精剛不作鉤 (jīng gāng bù zuò gōu) Refined steel cannot be bent into a hook.
倉充鼠雀喜 (cāng chōng shǔ què xǐ) Rats and sparrows overjoy when the granary is full,
草盡兔狐愁 (cǎo jǐn hú tù chóu) Rabbits and foxes worry when the grassland dies.
史冊有遺訓 (shǐ cè yǒu yí xùn) History books contain teachings by those deceased:
勿貽來者羞 (wú yí lái zhě xiū) Don't leave your descendants with only embarrassment!

As investigating censor

Bao Zheng's statue in Xiqing Park (西清公园), Shijiazhuang, Hebei, China.

Bao Zheng returned to the capital and was named an investigating censor in 1044. For the next 2 years in this position, Bao submitted at least 13 memorials to Emperor Renzong of Song on military, taxation, the examination system, and governmental dishonesty and incompetence.

In 1045, Bao was sent to the Liao dynasty as a messenger. During an audience, a Liao official accused the Song of violating the peace by installing a secret side door in the border prefecture of Xiongzhou, so as to solicit defectors from Liao for intelligence. Bao retorted: "Why is a side door required for intelligence?"[6] The Liao subject could not respond.[1]

In the following years, Bao held the following positions:

  • Fiscal commissioner of Hebei
  • Vice Director of Ministry of Justice
  • Auxiliary in the Academy of Scholarly Worthies (直集賢院)
  • Vice Commissioner of Ministry of Revenue

Impeaching Zhang Yaozuo

Emperor Renzong's favourite consort had been Concubine Zhang, whom he had wanted to make empress but could not because of opposition by his (unknown to him, fake) mother, Empress Dowager Liu.[7] Nevertheless, the concubine's uncle Zhang Yaozuo (張堯佐) was quickly promoted within a few years from minor local posts to high office, including the state finance commissioner (三司使).[8] On July 12, 1050, Bao and 2 other censors together presented a memorial, which in strong language accused Zhang of mediocrity and shamelessness, even attributing natural disasters to his appointments. Probably annoyed, Emperor Renzong not only did nothing to Zhang Yaozuo, he awarded Consort Zhang's sister with a title 4 days later. But Bao did not give up. In another memorial submitted by himself alone, he wrote:[9]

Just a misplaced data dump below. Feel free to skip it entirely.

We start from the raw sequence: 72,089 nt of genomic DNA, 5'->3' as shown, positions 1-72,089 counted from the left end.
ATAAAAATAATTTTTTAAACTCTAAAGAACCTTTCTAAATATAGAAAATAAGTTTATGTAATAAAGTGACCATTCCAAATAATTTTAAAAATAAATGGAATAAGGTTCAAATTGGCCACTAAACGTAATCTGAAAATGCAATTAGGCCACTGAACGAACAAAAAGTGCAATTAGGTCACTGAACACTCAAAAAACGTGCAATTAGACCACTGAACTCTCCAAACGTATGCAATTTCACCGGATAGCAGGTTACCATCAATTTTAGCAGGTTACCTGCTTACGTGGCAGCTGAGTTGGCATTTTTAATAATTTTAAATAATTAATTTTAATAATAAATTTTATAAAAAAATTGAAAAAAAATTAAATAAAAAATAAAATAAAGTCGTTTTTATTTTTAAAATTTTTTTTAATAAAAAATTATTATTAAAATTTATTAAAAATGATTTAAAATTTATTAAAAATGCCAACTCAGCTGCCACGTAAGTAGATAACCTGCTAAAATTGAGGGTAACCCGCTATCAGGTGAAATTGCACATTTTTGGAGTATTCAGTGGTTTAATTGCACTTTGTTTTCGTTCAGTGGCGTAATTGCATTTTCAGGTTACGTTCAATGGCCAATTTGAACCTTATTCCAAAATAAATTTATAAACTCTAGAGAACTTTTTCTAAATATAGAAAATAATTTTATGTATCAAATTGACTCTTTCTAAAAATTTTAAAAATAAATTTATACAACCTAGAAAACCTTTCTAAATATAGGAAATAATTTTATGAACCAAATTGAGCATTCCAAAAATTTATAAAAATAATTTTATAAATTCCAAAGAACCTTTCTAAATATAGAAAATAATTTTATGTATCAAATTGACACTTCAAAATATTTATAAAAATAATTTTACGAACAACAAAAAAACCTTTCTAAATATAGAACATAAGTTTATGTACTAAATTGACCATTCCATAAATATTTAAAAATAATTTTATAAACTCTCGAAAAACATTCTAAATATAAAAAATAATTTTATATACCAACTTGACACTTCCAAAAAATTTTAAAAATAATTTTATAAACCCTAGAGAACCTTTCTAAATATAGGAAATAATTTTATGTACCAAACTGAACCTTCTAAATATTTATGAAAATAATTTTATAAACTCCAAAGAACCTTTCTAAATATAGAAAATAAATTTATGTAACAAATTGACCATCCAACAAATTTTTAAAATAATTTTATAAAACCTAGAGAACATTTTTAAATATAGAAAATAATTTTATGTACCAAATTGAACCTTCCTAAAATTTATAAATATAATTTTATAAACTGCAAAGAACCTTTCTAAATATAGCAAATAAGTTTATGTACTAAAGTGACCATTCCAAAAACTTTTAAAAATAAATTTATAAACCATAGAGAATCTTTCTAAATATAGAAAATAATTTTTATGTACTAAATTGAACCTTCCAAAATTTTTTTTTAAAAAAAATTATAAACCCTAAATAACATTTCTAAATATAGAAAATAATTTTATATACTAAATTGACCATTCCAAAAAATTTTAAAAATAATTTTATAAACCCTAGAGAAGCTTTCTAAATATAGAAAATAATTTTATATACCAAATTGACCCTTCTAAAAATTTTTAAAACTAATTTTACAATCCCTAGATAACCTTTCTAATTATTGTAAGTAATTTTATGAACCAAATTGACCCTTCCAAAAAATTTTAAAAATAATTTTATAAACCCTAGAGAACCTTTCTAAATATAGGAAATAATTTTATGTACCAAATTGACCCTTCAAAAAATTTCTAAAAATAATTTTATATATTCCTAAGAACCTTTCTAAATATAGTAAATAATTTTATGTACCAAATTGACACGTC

In all dynasties, family members of imperial consorts, even when talented, were not appointed office, to say nothing of a mediocre, talentless one... In prostration, your subject saw our nation-dynasty since its founders had always carefully selected intelligent ministers for appointments, even at times of overflowing treasuries... The current (financial) state is dire and dangerous from all directions, how could this man be appointed to that post and hold on to it, dashing the world's hopes and neglecting the world's matters? Your subject really and painfully feels sorry for your majesty.

Partly to appease protests by Bao and others, the emperor relieved Zhang Yaozuo from the state finance commissioner, but instead appointed him a concurrent four-commissioner position: commissioner of palace attendant, military commissioner of Huainan, Qunmu military commissioner-in-chief (群牧製置使), and commissioner of Jingling Palace (景靈宮). In a memorial dated December 26, Bao voiced his strong protest and wrote:[10]

The situation right now is, if your majesty is determined to appoint Yaozuo, then expel this advisor; if your majesty is to listen to this advisor, then (your majesty) must remove Yaozuo.

In the next court meeting to authenticate these posts, there was a heated argument in court led by 7 ministers including Bao, which resulted in the removal of commissioner of palace attendant and commissioner of Jingling Palace from Zhang's appointment.[10] A few decades later, Zhu Bian (朱弁, 1085–1144) wrote a humorous account in his Anecdotes from Quwei (曲洧舊聞),[11] which probably contributed to the development of future legends:

One day, when the emperor was about to hold audience, Wencheng (Concubine Zhang's

During his years in the government service, Bao had thirty high officials demoted or dismissed for corruption, bribery, or dereliction of duty. In addition, as the imperial censor, Bao avoided punishment despite many other contemporary imperial censors had been punished for minor statements.[2]

As prefect of Kaifeng

In 1057, Bao was appointed the magistrate of the capital city of Bian (now Kaifeng).[3] Bao held the position for a mere period of one year, but he initiated several material administrative reforms, including allowing the citizens to directly lodge complaints with the city administrators, thereby bypassing the city clerks who were believed to be corrupt and in the pay of local powerful families.[12]